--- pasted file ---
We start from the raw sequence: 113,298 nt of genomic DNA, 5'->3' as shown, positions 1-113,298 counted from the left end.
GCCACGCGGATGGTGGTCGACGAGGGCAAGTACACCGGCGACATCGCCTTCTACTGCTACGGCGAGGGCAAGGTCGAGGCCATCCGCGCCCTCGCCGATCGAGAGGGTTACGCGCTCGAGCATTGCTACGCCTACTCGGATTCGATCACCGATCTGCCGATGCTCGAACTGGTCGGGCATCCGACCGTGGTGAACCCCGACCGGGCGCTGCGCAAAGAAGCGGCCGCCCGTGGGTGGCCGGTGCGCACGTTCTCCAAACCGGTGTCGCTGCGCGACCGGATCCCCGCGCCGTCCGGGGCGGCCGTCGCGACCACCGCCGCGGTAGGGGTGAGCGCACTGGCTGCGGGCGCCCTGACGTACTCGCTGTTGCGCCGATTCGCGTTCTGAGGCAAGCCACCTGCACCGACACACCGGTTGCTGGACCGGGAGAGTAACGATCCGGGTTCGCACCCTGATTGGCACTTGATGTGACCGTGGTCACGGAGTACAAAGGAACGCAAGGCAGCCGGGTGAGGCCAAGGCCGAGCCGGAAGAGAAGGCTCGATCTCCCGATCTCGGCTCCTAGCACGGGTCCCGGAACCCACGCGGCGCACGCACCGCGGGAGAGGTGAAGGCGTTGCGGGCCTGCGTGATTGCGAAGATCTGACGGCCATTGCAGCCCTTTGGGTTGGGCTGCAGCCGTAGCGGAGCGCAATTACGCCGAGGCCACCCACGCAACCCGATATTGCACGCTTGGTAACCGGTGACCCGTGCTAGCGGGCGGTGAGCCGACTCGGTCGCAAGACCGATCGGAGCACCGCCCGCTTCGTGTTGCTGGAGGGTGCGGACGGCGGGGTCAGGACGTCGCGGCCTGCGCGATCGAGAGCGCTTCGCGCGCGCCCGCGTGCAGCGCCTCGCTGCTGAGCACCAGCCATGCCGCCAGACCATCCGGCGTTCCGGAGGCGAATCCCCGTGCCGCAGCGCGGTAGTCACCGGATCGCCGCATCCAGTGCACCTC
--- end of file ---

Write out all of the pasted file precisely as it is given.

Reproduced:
We start from the raw sequence: 113,298 nt of genomic DNA, 5'->3' as shown, positions 1-113,298 counted from the left end.
GCCACGCGGATGGTGGTCGACGAGGGCAAGTACACCGGCGACATCGCCTTCTACTGCTACGGCGAGGGCAAGGTCGAGGCCATCCGCGCCCTCGCCGATCGAGAGGGTTACGCGCTCGAGCATTGCTACGCCTACTCGGATTCGATCACCGATCTGCCGATGCTCGAACTGGTCGGGCATCCGACCGTGGTGAACCCCGACCGGGCGCTGCGCAAAGAAGCGGCCGCCCGTGGGTGGCCGGTGCGCACGTTCTCCAAACCGGTGTCGCTGCGCGACCGGATCCCCGCGCCGTCCGGGGCGGCCGTCGCGACCACCGCCGCGGTAGGGGTGAGCGCACTGGCTGCGGGCGCCCTGACGTACTCGCTGTTGCGCCGATTCGCGTTCTGAGGCAAGCCACCTGCACCGACACACCGGTTGCTGGACCGGGAGAGTAACGATCCGGGTTCGCACCCTGATTGGCACTTGATGTGACCGTGGTCACGGAGTACAAAGGAACGCAAGGCAGCCGGGTGAGGCCAAGGCCGAGCCGGAAGAGAAGGCTCGATCTCCCGATCTCGGCTCCTAGCACGGGTCCCGGAACCCACGCGGCGCACGCACCGCGGGAGAGGTGAAGGCGTTGCGGGCCTGCGTGATTGCGAAGATCTGACGGCCATTGCAGCCCTTTGGGTTGGGCTGCAGCCGTAGCGGAGCGCAATTACGCCGAGGCCACCCACGCAACCCGATATTGCACGCTTGGTAACCGGTGACCCGTGCTAGCGGGCGGTGAGCCGACTCGGTCGCAAGACCGATCGGAGCACCGCCCGCTTCGTGTTGCTGGAGGGTGCGGACGGCGGGGTCAGGACGTCGCGGCCTGCGCGATCGAGAGCGCTTCGCGCGCGCCCGCGTGCAGCGCCTCGCTGCTGAGCACCAGCCATGCCGCCAGACCATCCGGCGTTCCGGAGGCGAATCCCCGTGCCGCAGCGCGGTAGTCACCGGATCGCCGCATCCAGTGCACCTC